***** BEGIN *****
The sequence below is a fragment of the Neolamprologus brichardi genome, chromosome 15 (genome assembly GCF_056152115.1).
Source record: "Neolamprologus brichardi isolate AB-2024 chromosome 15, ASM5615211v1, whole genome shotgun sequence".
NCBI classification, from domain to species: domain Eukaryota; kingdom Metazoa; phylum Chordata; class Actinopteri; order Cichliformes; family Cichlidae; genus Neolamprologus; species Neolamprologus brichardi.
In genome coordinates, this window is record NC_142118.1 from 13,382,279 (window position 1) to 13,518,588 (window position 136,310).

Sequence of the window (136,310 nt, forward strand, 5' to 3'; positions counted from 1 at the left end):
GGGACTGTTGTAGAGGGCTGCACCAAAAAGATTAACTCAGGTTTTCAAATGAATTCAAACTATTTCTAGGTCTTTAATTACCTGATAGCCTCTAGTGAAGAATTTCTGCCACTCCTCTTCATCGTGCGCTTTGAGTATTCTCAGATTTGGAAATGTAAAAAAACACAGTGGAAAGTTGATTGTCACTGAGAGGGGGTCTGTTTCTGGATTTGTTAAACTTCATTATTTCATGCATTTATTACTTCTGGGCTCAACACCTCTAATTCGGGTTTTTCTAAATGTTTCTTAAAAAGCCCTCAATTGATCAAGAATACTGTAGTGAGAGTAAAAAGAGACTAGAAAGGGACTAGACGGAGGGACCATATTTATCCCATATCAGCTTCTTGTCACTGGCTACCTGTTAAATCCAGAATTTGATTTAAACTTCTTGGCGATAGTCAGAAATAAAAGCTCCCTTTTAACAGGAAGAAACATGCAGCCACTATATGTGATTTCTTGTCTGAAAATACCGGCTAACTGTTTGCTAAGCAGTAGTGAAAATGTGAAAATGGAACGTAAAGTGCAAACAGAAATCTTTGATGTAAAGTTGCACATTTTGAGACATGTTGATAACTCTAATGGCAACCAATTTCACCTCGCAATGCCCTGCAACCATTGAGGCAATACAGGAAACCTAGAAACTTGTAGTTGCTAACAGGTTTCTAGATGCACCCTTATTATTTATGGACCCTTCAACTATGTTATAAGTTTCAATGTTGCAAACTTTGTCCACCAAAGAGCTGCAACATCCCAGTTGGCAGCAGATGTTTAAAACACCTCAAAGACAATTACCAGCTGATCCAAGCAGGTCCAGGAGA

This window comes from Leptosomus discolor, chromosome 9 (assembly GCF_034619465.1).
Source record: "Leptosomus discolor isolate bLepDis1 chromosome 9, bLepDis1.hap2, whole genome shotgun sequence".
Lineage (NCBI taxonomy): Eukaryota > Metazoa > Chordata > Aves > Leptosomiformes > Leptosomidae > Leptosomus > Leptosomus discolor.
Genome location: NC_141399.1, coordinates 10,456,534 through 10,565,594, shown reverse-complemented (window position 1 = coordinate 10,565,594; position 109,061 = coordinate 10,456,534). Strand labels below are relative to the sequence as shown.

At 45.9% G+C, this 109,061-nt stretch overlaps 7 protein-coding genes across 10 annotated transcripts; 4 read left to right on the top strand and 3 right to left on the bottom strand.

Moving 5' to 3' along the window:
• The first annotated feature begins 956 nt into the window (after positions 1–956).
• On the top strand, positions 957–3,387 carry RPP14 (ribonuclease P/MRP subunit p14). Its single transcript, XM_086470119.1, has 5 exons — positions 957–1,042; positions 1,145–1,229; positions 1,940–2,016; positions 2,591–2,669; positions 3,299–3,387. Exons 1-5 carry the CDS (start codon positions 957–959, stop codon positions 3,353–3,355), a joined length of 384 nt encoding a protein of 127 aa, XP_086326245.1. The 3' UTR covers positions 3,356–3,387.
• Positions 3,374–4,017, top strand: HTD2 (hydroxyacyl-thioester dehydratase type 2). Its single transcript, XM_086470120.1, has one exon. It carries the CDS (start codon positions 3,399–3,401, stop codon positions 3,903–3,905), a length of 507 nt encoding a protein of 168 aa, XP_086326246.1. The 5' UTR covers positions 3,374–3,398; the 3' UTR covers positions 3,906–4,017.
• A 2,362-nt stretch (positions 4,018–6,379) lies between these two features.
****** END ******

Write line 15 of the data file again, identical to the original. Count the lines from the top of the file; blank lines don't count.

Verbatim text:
• Positions 3,374–4,017, top strand: HTD2 (hydroxyacyl-thioester dehydratase type 2). Its single transcript, XM_086470120.1, has one exon. It carries the CDS (start codon positions 3,399–3,401, stop codon positions 3,903–3,905), a length of 507 nt encoding a protein of 168 aa, XP_086326246.1. The 5' UTR covers positions 3,374–3,398; the 3' UTR covers positions 3,906–4,017.